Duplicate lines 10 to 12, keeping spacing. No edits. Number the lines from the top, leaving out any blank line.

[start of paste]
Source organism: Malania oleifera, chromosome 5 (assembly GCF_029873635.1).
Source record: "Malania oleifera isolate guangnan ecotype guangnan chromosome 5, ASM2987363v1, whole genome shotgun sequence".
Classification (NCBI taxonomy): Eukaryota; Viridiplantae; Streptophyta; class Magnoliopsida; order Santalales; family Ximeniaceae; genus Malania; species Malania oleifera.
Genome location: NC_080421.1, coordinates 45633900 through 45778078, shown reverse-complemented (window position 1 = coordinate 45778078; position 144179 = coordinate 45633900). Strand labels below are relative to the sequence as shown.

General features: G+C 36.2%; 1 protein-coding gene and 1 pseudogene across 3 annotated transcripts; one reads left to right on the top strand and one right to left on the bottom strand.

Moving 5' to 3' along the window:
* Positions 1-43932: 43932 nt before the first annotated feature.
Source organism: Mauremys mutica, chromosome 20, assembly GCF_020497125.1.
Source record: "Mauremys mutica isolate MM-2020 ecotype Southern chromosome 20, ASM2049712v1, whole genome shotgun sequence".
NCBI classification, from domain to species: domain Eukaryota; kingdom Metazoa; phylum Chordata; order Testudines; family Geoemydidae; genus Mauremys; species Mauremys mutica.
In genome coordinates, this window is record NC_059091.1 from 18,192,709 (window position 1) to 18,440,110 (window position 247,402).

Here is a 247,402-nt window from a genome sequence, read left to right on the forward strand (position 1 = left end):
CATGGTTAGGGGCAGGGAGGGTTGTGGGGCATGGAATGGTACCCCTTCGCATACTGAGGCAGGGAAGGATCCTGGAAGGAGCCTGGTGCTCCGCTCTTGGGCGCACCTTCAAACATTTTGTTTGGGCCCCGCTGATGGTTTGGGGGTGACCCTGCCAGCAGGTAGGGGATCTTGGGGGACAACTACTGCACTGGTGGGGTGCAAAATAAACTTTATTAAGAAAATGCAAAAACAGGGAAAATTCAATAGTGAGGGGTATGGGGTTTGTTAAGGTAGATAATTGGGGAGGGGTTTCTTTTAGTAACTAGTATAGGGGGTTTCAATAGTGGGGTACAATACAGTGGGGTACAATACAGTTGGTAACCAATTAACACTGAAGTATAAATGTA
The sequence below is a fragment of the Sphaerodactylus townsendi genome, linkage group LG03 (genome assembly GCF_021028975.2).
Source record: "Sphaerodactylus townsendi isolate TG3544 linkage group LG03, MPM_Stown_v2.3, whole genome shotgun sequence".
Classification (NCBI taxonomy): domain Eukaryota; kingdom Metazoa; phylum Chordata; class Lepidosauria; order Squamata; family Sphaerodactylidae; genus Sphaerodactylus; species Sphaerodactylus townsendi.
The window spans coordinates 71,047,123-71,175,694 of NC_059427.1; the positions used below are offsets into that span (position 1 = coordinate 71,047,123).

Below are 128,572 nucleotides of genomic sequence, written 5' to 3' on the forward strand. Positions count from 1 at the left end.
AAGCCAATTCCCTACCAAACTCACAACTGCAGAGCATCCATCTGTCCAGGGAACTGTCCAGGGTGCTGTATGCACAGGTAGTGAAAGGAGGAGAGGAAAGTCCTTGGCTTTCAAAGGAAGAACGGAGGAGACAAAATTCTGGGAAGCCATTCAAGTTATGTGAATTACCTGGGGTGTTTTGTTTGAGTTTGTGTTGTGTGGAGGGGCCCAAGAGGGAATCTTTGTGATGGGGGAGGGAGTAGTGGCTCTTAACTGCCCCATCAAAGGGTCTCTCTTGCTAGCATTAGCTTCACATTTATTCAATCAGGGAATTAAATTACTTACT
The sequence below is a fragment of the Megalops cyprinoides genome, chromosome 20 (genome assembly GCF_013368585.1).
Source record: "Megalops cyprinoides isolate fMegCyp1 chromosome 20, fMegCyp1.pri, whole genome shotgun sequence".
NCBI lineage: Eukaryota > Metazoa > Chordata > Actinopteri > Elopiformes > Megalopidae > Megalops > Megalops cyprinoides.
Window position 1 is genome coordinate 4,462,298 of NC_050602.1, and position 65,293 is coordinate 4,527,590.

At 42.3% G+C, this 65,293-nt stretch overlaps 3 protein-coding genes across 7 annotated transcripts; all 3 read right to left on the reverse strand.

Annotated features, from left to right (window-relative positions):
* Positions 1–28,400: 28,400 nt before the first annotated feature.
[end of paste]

NCBI classification, from domain to species: domain Eukaryota; kingdom Metazoa; phylum Chordata; order Testudines; family Geoemydidae; genus Mauremys; species Mauremys mutica.
In genome coordinates, this window is record NC_059091.1 from 18,192,709 (window position 1) to 18,440,110 (window position 247,402).

Here is a 247,402-nt window from a genome sequence, read left to right on the forward strand (position 1 = left end):